A further important issue is the slow feedbacks. Slow means here too slow to contribute with their full strength to the existing relationship between the surface temperature and the energy balance at TOA. Surface albedo feedbacks from both the snow cover and from vegetation belong to slow feedbacks, which are mostly missed by your analysis – and by the definition of ECS given in your post. What’s denoted by ECS in those formulas is often called effective climate sensitivity rather than equilibrium climate sensitivity as it refers to equilibrium only under the inaccurate assumptions that total feedback strength is equal to the apparent feedback strength that can be inferred from observations.

  12. Pekka,

    There’s one weakness in the derivation of the formulas as it assumes implicitly that the relationship between surface temperature change and feedback strenght remains constant.

    Yes, and that was why I mentioned that it was linear, although maybe I should have said constant instead. I agree, this is one of the issues with this simple method.

    This is the point of the recent paper of Shindell.

    Yes, and maybe I should have linked to that in this post. Sometimes there’s a limit to how many caveats one can include in a single blog post 🙂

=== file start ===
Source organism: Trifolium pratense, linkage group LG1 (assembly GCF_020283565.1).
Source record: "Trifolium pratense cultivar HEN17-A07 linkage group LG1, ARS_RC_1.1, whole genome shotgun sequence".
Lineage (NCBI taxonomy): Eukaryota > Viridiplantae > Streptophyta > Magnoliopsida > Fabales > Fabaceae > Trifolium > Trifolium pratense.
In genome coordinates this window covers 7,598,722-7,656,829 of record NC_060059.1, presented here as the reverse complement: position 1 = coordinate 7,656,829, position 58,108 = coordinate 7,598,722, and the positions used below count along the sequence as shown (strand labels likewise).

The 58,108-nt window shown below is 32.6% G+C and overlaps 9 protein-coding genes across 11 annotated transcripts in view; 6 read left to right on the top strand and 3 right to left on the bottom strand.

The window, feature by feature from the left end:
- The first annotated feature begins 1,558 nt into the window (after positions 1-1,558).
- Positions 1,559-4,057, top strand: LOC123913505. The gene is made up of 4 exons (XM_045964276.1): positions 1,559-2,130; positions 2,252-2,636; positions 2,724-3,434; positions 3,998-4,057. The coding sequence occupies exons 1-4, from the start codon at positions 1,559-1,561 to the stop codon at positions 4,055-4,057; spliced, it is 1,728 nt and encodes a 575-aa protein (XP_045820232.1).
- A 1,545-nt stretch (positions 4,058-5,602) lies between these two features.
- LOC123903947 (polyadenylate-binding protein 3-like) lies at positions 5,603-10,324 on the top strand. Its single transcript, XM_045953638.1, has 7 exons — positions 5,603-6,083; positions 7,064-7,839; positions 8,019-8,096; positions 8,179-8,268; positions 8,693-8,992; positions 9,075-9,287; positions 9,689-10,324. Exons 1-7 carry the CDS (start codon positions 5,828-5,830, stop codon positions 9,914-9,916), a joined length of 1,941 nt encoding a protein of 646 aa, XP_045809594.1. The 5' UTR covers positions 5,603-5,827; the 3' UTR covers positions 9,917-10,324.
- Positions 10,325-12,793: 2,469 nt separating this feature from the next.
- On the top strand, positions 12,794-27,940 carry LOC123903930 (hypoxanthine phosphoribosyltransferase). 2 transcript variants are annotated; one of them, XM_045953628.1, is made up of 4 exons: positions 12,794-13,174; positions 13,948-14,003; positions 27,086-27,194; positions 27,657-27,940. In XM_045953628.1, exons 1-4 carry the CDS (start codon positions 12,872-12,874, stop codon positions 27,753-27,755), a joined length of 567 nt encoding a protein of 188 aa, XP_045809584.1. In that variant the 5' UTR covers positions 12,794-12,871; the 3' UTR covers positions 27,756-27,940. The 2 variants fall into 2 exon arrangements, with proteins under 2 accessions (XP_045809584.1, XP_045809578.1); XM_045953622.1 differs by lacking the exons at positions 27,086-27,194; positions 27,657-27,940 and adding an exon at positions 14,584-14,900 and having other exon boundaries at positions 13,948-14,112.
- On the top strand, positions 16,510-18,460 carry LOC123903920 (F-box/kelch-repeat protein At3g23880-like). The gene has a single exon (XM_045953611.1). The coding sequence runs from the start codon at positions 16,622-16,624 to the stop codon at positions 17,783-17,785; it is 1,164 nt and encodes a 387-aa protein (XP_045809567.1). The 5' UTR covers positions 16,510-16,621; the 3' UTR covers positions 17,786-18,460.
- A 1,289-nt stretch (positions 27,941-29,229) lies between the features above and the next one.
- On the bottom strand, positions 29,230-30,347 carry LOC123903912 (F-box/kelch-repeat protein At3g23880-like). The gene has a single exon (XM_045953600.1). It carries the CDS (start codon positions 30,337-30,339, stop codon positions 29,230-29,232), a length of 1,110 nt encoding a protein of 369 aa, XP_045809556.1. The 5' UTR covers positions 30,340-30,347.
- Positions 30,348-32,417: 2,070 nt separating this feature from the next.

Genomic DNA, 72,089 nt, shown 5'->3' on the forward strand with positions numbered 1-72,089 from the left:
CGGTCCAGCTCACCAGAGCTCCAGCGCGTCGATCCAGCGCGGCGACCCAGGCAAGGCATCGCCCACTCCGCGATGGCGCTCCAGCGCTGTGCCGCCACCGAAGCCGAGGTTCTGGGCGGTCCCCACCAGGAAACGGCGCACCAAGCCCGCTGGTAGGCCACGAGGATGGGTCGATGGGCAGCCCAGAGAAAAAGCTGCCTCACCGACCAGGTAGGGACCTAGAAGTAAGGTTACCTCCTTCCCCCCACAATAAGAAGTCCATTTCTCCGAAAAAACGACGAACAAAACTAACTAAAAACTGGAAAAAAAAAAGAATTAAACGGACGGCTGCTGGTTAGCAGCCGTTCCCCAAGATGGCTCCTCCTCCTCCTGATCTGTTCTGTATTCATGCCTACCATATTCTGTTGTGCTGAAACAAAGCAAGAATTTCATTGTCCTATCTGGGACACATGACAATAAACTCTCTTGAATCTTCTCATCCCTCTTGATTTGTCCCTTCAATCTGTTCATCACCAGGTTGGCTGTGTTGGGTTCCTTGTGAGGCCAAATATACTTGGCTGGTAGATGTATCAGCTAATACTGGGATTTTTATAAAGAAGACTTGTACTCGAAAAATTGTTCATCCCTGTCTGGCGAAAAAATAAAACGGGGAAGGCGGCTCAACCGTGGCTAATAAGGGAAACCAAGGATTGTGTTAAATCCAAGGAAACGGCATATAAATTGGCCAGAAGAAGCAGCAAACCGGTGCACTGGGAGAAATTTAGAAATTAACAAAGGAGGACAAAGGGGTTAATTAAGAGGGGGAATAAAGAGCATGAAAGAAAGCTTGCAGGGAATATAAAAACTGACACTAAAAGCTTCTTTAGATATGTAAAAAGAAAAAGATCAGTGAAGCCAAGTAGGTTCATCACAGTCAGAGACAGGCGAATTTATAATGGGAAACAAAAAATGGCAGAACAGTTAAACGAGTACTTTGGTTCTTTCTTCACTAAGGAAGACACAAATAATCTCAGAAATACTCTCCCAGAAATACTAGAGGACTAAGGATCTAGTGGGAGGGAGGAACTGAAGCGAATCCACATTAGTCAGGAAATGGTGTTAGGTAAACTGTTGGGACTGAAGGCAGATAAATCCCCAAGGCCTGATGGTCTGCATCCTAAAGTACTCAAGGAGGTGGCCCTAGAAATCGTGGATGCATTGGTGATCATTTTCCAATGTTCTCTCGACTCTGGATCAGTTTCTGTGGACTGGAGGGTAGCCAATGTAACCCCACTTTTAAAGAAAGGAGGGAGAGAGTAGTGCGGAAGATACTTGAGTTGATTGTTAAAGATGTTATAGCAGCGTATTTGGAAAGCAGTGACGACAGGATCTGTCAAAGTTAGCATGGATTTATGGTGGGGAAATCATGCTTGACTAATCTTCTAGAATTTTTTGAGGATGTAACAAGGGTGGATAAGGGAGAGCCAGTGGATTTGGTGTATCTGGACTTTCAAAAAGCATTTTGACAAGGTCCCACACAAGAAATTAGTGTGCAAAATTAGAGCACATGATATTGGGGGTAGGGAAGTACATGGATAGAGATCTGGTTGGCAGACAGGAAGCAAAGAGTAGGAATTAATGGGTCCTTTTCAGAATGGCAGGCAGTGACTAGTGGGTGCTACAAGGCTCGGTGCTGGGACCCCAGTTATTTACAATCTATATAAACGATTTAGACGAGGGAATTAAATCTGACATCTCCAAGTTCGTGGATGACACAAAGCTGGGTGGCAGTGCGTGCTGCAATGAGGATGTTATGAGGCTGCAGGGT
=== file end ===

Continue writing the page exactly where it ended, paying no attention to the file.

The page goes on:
A further important issue is the slow feedbacks.

    Again, I agree. The ECS is typically defined as a response to fast feedbacks only. So, in reality, the slow feedbacks are important and aren’t captured by ECS estimates. This is one argument why the low estimates, in my view, are even weaker than people will admit. As I understand it, most of what these low-end estimates ignore (non-linearities, regional variations, slow-feedbacks) all act to increase the equilibrium temperature. So, even if the fast-feedback response is on the low end, the actual response will be higher (I think).

  13. Given we’re discussing the Recursive Fury paper here, this is probably the most balanced view I’ve come across so far.

  14. Anders, you have referral power, the above recursive fury link to Planet 3 is dead and says:
    “Resource Limit Is Reached The website is temporarily unable to service your request as it exceeded resource limit. Please try again later.”

    Clearly not a libertarian webserver. They do not have resource limits. 🙂

  15. Victor,
    It was doing that to me this morning before I added that comment, so not me 🙂 . Seems to work for me now.